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Understanding Nootropics: Herbs & Mushrooms for Brain Health

Understanding Nootropics: Herbs & Mushrooms for Brain Health - Harmonic Arts

Elizabeth Ferns |

Nootropics are a category of herbs containing natural compounds that enhance cognitive function. Understanding how nootropic herbs and mushrooms can support brain health makes it easy to unlock creativity, sharpen focus, enhance productivity, and banish brain fog.

Disclaimer: This blog is for educational purposes only and is not a substitute for medical advice. Please consult your health care practitioner before adding any new herbs to your wellness routine.

 

History of Use

Documented use of nootropics can be traced as far back as 6000 BCE within Ayurvedic manuscripts. Referred to as “Medhya Rasayanas,” these herbs were known to improve memory and intelligence. The use of natural nootropics comes up in other manuscripts throughout Arabia, Egypt, and Sumeria, to name a few (1).

The term “nootropics” was coined in the 1960s, when chemist and psychologist C.G. Giurgea used it to describe a group of substances that can enhance brain function. Their name comes from the Greek words "nous," meaning mind, and "trepein," meaning “to bend.”

Over time, more scientists began to research the potential of nootropics, leading to the creation of many other substances that boost cognitive function. In our fast-paced, modern world, many people use them to enhance memory and focus, or to simply improve their overall quality of life.

 

Our Top Herbs & Mushrooms for Brain Health

Ashwagandha

In a study done on adults struggling with cognitive impairment, Ashwagandha proved helpful. Participants took either 300 mg of Ashwagandha or a placebo twice per day for 8 weeks. The Ashwagandha group saw immediate and sustained improvements in memory, executive function, focus and information processing (2).

Find Ashwagandha in our Uplifted Spirits Tincture.

Ginkgo

This herbal ally is another neuroprotective brain booster. Ginkgo can greatly improve concentration and alertness while decreasing debilitating symptoms like tinnitus and dizziness (3). With consistent use, Gingko can support short-term and long-term memory improvements (4).

Find Ginkgo in our Clarity Artisan Tea.

Holy Basil

Holy Basil can cultivate capacity for better short-term memory and cognitive flexibility – our ability to learn – by soothing stress and boosting glutathione peroxidase activity. This is an enzyme that increases antioxidant levels and protects the brain cells and neurons from oxidative damage (5, 6).

Find Holy Basil in our Adapt Artisan Tea.

Lion’s Mane

There have been several studies done using Lion's Mane to treat neurodegenerative diseases such as Multiple Sclerosis, Parkinson’s, and Alzheimer’s. While results vary, they show compelling evidence that supports improved myelination of nerve fibers. Results also show suppression of the inflammatory process responsible for brain damage (7).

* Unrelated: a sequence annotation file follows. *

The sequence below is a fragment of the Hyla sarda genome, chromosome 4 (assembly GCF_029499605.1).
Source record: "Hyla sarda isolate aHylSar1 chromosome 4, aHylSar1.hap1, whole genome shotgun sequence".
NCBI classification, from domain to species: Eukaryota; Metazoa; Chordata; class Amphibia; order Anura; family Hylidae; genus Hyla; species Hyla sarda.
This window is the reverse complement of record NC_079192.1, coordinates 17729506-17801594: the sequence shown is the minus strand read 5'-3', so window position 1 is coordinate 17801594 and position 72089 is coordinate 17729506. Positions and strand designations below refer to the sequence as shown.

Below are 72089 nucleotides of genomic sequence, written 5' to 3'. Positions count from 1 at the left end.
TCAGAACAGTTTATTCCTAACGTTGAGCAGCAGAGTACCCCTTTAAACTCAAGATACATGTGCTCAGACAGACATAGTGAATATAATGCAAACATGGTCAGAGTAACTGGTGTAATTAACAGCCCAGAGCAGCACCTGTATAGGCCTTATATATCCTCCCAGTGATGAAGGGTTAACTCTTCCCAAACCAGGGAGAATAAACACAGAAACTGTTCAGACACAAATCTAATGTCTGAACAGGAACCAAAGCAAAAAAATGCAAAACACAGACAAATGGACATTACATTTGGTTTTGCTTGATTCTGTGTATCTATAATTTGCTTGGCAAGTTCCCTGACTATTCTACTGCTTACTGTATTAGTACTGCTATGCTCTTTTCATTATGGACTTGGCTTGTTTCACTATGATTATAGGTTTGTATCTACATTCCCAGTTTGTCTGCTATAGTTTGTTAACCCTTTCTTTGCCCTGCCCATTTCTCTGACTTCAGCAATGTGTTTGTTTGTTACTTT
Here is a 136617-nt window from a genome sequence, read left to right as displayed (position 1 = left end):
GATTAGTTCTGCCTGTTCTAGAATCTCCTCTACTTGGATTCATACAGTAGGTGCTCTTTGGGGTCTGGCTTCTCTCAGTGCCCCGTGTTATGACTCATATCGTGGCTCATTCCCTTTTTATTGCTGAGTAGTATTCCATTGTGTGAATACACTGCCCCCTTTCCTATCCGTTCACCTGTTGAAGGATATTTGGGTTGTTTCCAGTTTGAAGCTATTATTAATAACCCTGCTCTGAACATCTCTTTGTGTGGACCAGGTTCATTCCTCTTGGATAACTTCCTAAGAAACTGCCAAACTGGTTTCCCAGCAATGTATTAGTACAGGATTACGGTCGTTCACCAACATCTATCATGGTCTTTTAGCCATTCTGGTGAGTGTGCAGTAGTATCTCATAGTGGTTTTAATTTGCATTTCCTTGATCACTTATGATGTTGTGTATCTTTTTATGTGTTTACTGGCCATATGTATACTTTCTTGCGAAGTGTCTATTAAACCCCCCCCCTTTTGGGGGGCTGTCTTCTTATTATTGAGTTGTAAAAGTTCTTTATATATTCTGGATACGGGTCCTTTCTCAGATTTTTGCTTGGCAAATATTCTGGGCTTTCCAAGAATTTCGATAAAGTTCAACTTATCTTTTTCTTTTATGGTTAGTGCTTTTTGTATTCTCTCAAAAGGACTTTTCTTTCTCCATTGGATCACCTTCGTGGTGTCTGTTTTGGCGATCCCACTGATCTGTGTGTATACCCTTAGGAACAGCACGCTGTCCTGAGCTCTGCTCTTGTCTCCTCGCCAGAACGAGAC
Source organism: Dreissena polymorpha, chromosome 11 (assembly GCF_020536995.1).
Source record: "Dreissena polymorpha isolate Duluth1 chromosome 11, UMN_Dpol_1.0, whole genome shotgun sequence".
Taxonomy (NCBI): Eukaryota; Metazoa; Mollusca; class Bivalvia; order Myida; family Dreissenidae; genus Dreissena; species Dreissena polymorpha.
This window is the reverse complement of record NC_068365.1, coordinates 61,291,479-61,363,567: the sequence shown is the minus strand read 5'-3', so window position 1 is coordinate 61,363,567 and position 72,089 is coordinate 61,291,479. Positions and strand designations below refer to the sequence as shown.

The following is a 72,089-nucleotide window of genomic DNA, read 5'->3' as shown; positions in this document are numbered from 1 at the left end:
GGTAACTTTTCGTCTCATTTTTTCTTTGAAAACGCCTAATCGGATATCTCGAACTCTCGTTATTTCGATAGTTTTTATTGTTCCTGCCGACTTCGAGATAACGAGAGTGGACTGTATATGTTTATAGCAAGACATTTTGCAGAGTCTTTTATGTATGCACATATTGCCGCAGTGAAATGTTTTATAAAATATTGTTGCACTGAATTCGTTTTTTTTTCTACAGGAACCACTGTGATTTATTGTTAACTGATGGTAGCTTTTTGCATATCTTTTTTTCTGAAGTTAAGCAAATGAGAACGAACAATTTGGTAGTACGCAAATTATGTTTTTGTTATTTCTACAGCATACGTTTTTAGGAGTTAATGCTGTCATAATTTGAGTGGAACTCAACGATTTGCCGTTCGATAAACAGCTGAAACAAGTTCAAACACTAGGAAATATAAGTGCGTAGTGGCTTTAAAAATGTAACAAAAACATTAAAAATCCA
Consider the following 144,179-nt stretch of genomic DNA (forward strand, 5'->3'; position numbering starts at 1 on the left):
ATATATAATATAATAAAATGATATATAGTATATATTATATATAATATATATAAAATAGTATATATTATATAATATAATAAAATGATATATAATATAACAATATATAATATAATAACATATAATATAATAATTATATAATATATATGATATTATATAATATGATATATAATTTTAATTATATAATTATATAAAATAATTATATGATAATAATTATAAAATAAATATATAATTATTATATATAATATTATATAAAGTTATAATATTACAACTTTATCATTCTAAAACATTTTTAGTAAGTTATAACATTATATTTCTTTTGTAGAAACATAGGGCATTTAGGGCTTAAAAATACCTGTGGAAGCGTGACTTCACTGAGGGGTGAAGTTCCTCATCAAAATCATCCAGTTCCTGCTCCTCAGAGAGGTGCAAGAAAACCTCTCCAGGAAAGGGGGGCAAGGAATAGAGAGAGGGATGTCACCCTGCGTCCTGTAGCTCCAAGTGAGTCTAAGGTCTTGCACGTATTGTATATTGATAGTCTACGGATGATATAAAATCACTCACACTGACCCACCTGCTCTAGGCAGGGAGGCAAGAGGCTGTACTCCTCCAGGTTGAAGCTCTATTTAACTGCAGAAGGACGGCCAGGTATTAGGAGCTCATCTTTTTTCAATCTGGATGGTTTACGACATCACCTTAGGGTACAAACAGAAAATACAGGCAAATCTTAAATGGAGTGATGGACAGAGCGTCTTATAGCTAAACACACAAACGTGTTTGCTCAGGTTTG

Try Lion’s Mane in Capsule, Powder, or Tincture form.

 

Curious to learn more about Nootropics? Check out this webinar, hosted by our Co-Founder, Yarrow Willard, that dives into herbs that support mind and mood.

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    Relieve emotional distress and find nervous system support with our Uplifted Spirits tincture. 

    Our Clarity Artisan Tea is crafted to awaken your senses. Steep and savour for daily support, or sip while checking off your to-do list.

    Give your brain a boost with our Lion's Mane Mushroom Powder. In Chinese folklore, Lion’s Mane mushrooms promote “nerves of steel and the memory of a lion.” 

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    References

    1. Lorca, C., Mulet, M., Arévalo-Caro, C., Sanchez, M. C., Perez, A., Perrino, M., Bach-Faig, A., Aguilar-Martínez, A., Vilella, E., Gallart-Palau, X., & Serra, A. (2022). Plant-derived nootropics and human cognition: A systematic review. Critical Reviews in Food Science and Nutrition, 1–25. https://doi.org/10.1080/10408398.2021.2021137

    2. Choudhary, D., Bhattacharyya, S., & Bose, S. (2017, February 21). Efficacy and Safety of Ashwagandha (Withania somnifera (L.) Dunal) Root Extract in Improving Memory and Cognitive Functions. Journal of Dietary Supplements, 14(6), 599–612. https://doi.org/10.1080/19390211.2017.1284970

    3. B, S. (1997). Clinical improvement of memory and other cognitive functions by Ginkgo biloba: review of relevant literature. Advances in Therapy, 15(1), 54–65.
    Wesnes, K., Ward, T., McGinty, A., & Petrini, O. (2000). The memory enhancing effects of a Ginkgo biloba/Panax ginseng combination in healthy middle-aged volunteers. Psychopharmacology, 152(4), 353–361. https://doi.org/10.1007/s002130000533

    4. Ahmad, A., Rasheed, N., Gupta, P., Singh, S., Siripurapu, K. B., Ashraf, G. M., Kumar, R., Chand, K., Maurya, R., Banu, N., Al-Sheeha, M., & Palit, G. (2012). Novel Ocimumoside A and B as anti-stress agents: Modulation of brain monoamines and antioxidant systems in chronic unpredictable stress model in rats. Phytomedicine, 19(7), 639–647. https://doi.org/10.1016/j.phymed.2012.02.012

    5. Sampath S, Mahapatra SC, Padhi MM, Sharma R, Talwar A. Holy basil (Ocimum sanctum Linn.) leaf extract enhances specific cognitive parameters in healthy adult volunteers: A placebo controlled study. Indian J Physiol Pharmacol. 2015 Jan-Mar;59(1):69-77. PMID: 26571987.

    6. Wong, Kah-Hui, Murali Naidu, Rosie Pamela David, Robiah Bakar, and Vikineswary Sabaratnam. “Neuroregenerative Potential of Lion's MANE MUSHROOM, Hericium Erinaceus (Bull.: FR.) Pers. (Higher Basidiomycetes), in the Treatment of Peripheral Nerve INJURY (REVIEW).” International Journal of Medicinal Mushrooms 14, no. 5 (2012): 427–46. https://doi.org/10.1615/intjmedmushr.v14.i5.10.